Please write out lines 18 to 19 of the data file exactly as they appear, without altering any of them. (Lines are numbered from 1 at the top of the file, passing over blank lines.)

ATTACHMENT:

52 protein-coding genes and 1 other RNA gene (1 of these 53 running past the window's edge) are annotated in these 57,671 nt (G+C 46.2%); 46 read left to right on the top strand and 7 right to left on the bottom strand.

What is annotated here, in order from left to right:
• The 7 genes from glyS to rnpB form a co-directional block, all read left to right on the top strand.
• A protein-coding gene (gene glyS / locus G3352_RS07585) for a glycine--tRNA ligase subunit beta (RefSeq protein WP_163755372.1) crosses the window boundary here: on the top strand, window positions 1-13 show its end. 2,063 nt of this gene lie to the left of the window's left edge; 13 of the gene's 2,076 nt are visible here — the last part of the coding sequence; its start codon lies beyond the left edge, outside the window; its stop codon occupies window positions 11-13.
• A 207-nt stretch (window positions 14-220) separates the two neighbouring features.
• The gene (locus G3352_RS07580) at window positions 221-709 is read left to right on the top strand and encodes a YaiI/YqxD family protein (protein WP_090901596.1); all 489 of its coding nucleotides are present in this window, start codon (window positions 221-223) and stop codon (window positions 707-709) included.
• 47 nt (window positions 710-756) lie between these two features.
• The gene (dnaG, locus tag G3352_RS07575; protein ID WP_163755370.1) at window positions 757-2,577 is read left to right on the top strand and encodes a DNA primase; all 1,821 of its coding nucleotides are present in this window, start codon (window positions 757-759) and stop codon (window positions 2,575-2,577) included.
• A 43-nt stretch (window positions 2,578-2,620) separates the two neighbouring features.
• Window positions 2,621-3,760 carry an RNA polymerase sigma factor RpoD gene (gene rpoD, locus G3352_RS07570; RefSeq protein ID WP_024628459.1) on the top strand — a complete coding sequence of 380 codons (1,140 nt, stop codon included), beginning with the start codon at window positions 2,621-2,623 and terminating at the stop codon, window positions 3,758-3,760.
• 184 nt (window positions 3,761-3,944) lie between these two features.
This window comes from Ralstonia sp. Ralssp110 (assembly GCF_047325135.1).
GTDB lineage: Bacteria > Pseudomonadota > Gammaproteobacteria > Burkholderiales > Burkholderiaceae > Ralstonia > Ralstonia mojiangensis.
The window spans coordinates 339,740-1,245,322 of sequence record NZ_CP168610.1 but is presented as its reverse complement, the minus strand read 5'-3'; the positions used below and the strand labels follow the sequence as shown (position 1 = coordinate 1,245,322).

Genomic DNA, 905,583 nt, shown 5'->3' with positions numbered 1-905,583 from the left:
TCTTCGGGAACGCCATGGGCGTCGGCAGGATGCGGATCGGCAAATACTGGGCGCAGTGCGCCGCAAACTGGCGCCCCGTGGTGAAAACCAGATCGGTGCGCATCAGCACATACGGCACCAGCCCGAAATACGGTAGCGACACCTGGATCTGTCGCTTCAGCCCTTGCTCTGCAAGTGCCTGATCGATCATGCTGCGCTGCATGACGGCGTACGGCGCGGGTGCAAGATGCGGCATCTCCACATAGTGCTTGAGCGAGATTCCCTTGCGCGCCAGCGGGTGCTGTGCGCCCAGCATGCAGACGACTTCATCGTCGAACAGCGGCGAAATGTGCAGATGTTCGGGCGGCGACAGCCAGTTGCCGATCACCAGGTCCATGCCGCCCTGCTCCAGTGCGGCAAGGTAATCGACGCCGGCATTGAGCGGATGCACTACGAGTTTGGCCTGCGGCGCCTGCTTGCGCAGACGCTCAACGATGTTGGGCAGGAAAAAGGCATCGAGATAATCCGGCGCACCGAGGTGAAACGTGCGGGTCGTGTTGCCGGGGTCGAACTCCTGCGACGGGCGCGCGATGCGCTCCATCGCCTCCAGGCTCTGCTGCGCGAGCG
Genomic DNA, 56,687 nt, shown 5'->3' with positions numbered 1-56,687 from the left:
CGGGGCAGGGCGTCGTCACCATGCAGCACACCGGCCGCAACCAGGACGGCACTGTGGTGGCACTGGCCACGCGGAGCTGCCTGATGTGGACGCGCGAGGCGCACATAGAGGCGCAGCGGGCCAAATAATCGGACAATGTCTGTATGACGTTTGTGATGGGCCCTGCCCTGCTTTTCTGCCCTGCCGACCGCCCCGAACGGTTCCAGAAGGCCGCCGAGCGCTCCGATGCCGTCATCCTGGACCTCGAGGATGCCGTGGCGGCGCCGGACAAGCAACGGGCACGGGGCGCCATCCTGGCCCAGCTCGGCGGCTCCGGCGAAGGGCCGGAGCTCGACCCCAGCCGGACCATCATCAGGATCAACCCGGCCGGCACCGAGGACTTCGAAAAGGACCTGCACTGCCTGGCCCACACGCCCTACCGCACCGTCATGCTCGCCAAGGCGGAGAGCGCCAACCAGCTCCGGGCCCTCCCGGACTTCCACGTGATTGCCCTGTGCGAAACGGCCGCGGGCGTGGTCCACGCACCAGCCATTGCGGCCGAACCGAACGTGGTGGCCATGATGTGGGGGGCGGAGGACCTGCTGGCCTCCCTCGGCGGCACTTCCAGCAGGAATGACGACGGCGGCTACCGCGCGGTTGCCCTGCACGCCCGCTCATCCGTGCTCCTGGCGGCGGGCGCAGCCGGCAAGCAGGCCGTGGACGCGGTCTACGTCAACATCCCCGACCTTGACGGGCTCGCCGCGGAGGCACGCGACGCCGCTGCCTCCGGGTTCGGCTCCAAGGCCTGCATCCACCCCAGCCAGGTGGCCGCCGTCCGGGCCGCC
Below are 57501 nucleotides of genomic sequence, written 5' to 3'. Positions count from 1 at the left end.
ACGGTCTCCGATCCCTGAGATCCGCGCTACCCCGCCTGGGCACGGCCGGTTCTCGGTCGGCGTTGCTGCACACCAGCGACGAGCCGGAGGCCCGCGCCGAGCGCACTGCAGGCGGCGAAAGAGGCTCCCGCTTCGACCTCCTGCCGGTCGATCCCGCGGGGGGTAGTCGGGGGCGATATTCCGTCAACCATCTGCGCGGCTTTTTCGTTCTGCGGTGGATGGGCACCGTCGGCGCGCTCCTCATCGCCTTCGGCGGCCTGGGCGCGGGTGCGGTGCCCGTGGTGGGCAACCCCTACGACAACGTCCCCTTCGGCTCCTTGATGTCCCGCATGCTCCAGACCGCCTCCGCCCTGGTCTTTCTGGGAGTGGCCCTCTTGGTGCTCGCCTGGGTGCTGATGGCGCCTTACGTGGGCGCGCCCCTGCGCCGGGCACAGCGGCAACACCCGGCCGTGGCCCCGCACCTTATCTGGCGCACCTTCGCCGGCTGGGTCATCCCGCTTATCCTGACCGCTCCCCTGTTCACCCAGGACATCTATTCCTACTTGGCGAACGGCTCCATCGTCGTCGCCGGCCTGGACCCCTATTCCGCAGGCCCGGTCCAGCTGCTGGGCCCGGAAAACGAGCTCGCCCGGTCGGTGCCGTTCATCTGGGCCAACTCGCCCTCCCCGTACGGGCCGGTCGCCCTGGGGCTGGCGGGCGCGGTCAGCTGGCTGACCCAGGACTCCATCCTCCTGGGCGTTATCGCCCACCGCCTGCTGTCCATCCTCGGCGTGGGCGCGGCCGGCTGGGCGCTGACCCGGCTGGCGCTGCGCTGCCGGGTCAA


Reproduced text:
CGGGGCAGGGCGTCGTCACCATGCAGCACACCGGCCGCAACCAGGACGGCACTGTGGTGGCACTGGCCACGCGGAGCTGCCTGATGTGGACGCGCGAGGCGCACATAGAGGCGCAGCGGGCCAAATAATCGGACAATGTCTGTATGACGTTTGTGATGGGCCCTGCCCTGCTTTTCTGCCCTGCCGACCGCCCCGAACGGTTCCAGAAGGCCGCCGAGCGCTCCGATGCCGTCATCCTGGACCTCGAGGATGCCGTGGCGGCGCCGGACAAGCAACGGGCACGGGGCGCCATCCTGGCCCAGCTCGGCGGCTCCGGCGAAGGGCCGGAGCTCGACCCCAGCCGGACCATCATCAGGATCAACCCGGCCGGCACCGAGGACTTCGAAAAGGACCTGCACTGCCTGGCCCACACGCCCTACCGCACCGTCATGCTCGCCAAGGCGGAGAGCGCCAACCAGCTCCGGGCCCTCCCGGACTTCCACGTGATTGCCCTGTGCGAAACGGCCGCGGGCGTGGTCCACGCACCAGCCATTGCGGCCGAACCGAACGTGGTGGCCATGATGTGGGGGGCGGAGGACCTGCTGGCCTCCCTCGGCGGCACTTCCAGCAGGAATGACGACGGCGGCTACCGCGCGGTTGCCCTGCACGCCCGCTCATCCGTGCTCCTGGCGGCGGGCGCAGCCGGCAAGCAGGCCGTGGACGCGGTCTACGTCAACATCCCCGACCTTGACGGGCTCGCCGCGGAGGCACGCGACGCCGCTGCCTCCGGGTTCGGCTCCAAGGCCTGCATCCACCCCAGCCAGGTGGCCGCCGTCCGGGCCGCC
Below are 57501 nucleotides of genomic sequence, written 5' to 3'. Positions count from 1 at the left end.